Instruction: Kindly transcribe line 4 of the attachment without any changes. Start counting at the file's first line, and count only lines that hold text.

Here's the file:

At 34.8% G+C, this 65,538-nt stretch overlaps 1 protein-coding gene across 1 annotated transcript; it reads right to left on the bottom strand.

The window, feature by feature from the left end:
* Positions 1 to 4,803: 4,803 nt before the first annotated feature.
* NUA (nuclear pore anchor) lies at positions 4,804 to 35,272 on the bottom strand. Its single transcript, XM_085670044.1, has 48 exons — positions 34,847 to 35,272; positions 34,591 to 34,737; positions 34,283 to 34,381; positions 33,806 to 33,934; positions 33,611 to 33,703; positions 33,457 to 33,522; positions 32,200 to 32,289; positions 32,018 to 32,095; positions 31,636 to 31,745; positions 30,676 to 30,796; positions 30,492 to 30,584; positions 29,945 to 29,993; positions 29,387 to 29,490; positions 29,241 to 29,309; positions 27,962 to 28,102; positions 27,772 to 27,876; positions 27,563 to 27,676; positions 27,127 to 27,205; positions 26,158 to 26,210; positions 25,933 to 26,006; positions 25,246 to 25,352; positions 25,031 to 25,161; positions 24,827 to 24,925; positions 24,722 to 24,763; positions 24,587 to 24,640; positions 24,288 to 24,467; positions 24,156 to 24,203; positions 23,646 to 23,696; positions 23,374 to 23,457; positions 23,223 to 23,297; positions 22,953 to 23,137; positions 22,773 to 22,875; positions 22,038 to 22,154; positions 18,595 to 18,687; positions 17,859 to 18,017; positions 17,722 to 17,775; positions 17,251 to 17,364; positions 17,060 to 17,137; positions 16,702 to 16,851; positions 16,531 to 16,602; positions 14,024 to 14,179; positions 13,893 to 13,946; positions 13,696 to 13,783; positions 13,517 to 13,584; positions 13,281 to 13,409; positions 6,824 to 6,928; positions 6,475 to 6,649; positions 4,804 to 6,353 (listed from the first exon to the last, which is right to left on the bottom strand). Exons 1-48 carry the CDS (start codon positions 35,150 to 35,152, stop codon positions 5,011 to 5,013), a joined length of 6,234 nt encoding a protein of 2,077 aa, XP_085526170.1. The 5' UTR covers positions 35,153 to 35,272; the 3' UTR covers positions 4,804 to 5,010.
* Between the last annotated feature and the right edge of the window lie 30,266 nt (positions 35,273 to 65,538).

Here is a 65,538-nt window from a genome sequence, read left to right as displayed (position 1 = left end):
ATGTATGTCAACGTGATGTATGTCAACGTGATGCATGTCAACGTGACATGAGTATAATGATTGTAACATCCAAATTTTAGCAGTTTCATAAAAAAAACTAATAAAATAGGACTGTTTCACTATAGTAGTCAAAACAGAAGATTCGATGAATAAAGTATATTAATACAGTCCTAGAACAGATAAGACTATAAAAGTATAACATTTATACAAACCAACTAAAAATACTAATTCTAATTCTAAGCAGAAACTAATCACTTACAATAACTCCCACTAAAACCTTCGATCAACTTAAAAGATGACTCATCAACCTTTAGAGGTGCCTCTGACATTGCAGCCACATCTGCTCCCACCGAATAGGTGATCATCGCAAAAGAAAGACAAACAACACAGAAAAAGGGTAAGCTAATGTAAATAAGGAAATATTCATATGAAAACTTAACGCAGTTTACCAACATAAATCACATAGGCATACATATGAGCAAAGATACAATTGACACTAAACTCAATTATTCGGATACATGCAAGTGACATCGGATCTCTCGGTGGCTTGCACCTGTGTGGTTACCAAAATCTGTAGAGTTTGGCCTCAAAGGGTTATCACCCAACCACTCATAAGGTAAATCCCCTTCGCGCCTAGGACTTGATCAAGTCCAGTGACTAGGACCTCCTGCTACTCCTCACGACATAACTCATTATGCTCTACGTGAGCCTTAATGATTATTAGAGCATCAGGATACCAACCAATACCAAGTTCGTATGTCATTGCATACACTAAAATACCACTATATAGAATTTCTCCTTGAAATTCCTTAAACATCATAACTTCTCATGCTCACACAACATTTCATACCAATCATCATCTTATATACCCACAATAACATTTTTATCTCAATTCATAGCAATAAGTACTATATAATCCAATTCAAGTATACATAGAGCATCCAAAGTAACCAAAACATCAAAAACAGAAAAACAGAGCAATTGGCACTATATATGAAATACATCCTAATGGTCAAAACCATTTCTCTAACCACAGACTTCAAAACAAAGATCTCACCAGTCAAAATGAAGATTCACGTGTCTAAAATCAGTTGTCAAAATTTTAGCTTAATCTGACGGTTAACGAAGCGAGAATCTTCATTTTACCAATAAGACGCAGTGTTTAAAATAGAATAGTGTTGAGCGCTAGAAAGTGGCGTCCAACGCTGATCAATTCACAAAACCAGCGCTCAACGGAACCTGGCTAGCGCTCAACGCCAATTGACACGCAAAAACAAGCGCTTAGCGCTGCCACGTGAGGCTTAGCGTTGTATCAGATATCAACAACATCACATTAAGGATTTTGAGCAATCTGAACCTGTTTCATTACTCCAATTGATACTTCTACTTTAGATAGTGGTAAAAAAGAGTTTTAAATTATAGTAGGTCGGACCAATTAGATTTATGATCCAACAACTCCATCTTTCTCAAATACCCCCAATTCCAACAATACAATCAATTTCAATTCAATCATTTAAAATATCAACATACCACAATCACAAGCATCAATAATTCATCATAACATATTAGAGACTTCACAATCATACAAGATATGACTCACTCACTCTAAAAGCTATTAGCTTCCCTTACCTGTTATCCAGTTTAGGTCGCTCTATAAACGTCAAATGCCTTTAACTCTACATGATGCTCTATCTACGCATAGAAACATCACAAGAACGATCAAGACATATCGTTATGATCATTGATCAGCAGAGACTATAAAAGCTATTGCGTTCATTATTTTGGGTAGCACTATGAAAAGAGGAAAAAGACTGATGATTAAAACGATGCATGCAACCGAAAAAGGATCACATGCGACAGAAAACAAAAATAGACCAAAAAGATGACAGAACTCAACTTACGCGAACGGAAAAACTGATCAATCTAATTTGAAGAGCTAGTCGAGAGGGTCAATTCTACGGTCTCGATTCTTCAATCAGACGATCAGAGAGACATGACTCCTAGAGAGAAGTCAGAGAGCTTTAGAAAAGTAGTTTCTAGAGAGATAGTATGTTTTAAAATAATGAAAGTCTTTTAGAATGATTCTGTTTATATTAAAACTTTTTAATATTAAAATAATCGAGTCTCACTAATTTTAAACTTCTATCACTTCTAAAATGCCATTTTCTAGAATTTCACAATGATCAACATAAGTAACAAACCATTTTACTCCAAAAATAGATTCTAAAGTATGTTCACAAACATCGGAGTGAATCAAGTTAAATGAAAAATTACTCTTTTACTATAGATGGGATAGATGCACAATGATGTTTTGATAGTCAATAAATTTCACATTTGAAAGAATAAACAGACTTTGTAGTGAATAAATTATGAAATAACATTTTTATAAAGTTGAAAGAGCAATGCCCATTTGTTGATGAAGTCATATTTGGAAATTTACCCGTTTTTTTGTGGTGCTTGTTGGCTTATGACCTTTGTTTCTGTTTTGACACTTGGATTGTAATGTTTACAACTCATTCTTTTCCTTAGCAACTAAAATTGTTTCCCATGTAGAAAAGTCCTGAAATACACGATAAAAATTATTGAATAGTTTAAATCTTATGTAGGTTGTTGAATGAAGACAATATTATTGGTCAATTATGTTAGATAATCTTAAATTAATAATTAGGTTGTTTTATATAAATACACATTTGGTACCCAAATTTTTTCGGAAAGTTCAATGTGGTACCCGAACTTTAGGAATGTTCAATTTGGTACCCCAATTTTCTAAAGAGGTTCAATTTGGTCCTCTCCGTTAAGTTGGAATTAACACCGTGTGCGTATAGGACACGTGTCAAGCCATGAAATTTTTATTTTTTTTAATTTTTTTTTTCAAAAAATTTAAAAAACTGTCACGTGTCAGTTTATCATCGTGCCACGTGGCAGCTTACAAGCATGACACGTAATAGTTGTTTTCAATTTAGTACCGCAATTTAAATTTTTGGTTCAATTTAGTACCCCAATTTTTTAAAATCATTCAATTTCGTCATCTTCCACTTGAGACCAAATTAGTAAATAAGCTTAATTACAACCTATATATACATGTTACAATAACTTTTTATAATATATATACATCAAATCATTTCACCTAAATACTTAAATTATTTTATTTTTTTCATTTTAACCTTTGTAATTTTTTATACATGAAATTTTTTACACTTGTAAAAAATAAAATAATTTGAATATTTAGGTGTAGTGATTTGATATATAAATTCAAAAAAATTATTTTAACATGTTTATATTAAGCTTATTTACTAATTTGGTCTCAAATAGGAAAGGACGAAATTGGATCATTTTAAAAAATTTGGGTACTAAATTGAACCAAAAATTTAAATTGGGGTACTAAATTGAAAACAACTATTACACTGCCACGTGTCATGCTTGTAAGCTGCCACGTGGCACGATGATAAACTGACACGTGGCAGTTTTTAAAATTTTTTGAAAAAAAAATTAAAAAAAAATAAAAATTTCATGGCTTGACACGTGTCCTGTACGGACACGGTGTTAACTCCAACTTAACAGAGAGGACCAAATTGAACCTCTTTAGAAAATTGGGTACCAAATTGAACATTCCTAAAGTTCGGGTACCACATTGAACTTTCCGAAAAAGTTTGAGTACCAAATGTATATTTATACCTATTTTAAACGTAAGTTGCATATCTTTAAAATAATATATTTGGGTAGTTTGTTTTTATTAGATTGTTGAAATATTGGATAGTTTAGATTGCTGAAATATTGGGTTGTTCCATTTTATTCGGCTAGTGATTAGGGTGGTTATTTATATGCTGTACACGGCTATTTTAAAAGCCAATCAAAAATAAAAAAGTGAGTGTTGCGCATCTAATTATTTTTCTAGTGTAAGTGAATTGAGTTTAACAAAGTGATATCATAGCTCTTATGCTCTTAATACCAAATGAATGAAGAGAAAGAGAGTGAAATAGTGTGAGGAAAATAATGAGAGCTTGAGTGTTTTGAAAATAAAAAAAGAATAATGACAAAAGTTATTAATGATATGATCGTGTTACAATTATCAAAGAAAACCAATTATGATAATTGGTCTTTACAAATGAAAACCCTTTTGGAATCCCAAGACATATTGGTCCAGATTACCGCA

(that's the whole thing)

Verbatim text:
* NUA (nuclear pore anchor) lies at positions 4,804 to 35,272 on the bottom strand. Its single transcript, XM_085670044.1, has 48 exons — positions 34,847 to 35,272; positions 34,591 to 34,737; positions 34,283 to 34,381; positions 33,806 to 33,934; positions 33,611 to 33,703; positions 33,457 to 33,522; positions 32,200 to 32,289; positions 32,018 to 32,095; positions 31,636 to 31,745; positions 30,676 to 30,796; positions 30,492 to 30,584; positions 29,945 to 29,993; positions 29,387 to 29,490; positions 29,241 to 29,309; positions 27,962 to 28,102; positions 27,772 to 27,876; positions 27,563 to 27,676; positions 27,127 to 27,205; positions 26,158 to 26,210; positions 25,933 to 26,006; positions 25,246 to 25,352; positions 25,031 to 25,161; positions 24,827 to 24,925; positions 24,722 to 24,763; positions 24,587 to 24,640; positions 24,288 to 24,467; positions 24,156 to 24,203; positions 23,646 to 23,696; positions 23,374 to 23,457; positions 23,223 to 23,297; positions 22,953 to 23,137; positions 22,773 to 22,875; positions 22,038 to 22,154; positions 18,595 to 18,687; positions 17,859 to 18,017; positions 17,722 to 17,775; positions 17,251 to 17,364; positions 17,060 to 17,137; positions 16,702 to 16,851; positions 16,531 to 16,602; positions 14,024 to 14,179; positions 13,893 to 13,946; positions 13,696 to 13,783; positions 13,517 to 13,584; positions 13,281 to 13,409; positions 6,824 to 6,928; positions 6,475 to 6,649; positions 4,804 to 6,353 (listed from the first exon to the last, which is right to left on the bottom strand). Exons 1-48 carry the CDS (start codon positions 35,150 to 35,152, stop codon positions 5,011 to 5,013), a joined length of 6,234 nt encoding a protein of 2,077 aa, XP_085526170.1. The 5' UTR covers positions 35,153 to 35,272; the 3' UTR covers positions 4,804 to 5,010.